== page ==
West Lancashire MP Rosie Cooper met with children with sight loss and their families to hear about their experiences of education and specialist support at a virtual event hosted by the charity Guide Dogs.
New research from Guide Dogs has found a decrease in happiness, independence and confidence in children with sight loss over the last 12 years. It also found that more than two thirds of parents felt that there was not enough support to help parents and guardians at the point of their child’s sight loss diagnosis.
A child who can see will typically learn through watching and imitating, but a child with a vision impairment instead needs to learn strategies to gain everyday skills such as walking, dressing and navigating.
Guide Dogs knows that with the right support, children and young people with sight loss can achieve anything. Rachel, the mother of five-year-old Nell who spoke at the event, said:
“The early support is going to help Nell grow up to be an independent adult who is blind, and ultimately I think that is a goal for every parent.”
After hearing from Nell and other young people with sight loss and their parents about the difficulties they have faced in accessing the right support, MP Rosie has pledged to support Guide Dogs’ work on ensuring all children have the support they need to live an independent and active life.
West Lancashire MP Rosie Cooper said:
“It was a pleasure to meet virtually with the charity Guide Dogs and a number of children with sight loss and their families to discuss the support they receive, and the support they require.
“Guide Dogs do fantastic work supporting children with sight loss but more needs to be done to ensure that every child has access to the support they need.
“I will continue to support Guide Dogs in parliament in any way I can to increase and improve the support available.”
Blanche Shackleton, Head of Policy, Public Affairs and Campaigns at Guide Dogs commented:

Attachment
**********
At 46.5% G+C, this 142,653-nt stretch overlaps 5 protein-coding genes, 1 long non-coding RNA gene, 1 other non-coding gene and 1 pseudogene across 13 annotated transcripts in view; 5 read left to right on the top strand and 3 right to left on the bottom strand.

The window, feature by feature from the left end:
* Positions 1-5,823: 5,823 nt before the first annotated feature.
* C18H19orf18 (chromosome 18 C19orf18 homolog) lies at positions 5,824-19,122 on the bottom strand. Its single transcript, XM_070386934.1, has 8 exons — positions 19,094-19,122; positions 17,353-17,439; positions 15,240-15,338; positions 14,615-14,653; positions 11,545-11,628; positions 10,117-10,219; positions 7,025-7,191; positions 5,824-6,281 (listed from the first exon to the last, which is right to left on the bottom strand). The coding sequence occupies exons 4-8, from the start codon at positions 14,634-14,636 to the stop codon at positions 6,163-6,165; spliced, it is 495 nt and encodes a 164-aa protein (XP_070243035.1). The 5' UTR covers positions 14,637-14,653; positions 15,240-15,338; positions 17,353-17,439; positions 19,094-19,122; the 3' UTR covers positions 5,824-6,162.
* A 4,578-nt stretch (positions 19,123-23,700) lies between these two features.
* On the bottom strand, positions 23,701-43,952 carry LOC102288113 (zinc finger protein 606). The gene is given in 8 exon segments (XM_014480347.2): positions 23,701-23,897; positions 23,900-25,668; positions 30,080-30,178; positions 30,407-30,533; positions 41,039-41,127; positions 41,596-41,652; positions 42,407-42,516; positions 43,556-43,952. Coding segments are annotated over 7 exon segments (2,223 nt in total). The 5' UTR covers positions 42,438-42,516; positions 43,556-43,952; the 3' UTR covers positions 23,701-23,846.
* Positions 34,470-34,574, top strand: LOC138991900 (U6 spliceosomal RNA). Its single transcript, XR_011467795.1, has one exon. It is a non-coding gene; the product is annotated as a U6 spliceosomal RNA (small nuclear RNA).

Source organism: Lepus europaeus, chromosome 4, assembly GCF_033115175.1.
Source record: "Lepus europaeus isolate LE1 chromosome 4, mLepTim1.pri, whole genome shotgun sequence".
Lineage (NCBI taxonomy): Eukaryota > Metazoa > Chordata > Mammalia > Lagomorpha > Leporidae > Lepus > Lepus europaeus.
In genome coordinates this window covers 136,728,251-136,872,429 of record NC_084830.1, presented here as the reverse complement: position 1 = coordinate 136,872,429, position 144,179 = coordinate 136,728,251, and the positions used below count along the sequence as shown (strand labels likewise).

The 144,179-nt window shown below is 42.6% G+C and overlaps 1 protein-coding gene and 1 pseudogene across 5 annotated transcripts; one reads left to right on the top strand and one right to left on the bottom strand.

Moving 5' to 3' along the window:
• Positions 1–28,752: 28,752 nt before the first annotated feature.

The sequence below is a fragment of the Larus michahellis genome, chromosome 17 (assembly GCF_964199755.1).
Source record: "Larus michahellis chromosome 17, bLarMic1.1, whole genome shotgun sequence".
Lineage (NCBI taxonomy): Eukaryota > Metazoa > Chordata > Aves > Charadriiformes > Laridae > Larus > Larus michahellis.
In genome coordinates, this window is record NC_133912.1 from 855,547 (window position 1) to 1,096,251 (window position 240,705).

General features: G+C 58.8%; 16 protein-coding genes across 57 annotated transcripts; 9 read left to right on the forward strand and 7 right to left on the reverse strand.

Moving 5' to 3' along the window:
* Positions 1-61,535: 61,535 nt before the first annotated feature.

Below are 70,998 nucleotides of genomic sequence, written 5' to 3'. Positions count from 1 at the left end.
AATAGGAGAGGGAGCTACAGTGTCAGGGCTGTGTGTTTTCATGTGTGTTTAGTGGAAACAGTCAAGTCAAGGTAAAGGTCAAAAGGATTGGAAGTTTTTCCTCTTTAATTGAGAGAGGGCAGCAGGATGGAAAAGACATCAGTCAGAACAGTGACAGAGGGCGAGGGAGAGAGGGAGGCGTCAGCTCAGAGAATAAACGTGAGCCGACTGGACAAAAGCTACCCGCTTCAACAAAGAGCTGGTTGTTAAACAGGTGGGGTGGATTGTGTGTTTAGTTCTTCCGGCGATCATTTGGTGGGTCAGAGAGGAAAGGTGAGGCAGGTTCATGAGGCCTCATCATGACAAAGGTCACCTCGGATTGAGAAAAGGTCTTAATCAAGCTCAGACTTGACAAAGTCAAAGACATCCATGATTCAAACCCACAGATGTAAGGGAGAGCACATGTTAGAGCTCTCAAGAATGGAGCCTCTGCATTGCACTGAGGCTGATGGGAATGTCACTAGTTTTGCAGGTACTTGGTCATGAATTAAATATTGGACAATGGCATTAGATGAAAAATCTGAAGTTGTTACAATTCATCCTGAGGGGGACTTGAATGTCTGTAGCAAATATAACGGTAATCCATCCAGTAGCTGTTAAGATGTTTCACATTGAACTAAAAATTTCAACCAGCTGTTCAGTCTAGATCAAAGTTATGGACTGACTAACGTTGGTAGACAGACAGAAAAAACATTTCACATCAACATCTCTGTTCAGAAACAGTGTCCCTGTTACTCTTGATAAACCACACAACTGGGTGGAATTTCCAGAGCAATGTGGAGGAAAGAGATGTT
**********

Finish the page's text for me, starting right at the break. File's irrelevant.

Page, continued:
“Guide Dogs is best known for our work providing life changing dog partnerships, but we also work with children and young people with sight loss to support their development and education.
“We know more needs to be done to better support children and young people with sight loss. This is why next year we will set up a commission made up of young people, parents, professionals and experts to explore the best support for children and young people with sight loss.”
About Guide Dogs
The charity Guide Dogs exists to provide life-changing services to the 360,000 people who are registered blind or partially sighted, and the two million people in the UK living with sight loss. We believe no-one with sight loss should be left out of life and we want everyone who experiences sight loss to be able to live the life they choose and feel confident, independent and supported in the world.
We’re a UK-wide charity, founded in 1934, and we are best known for our world-famous guide dogs. But our work now encompasses so much more. In recent years, we have expanded our services beyond our dogs to help thousands of people, of all ages and with different needs, to reach their potential and lead fulfilling lives. Find out more at guidedogs.org.uk.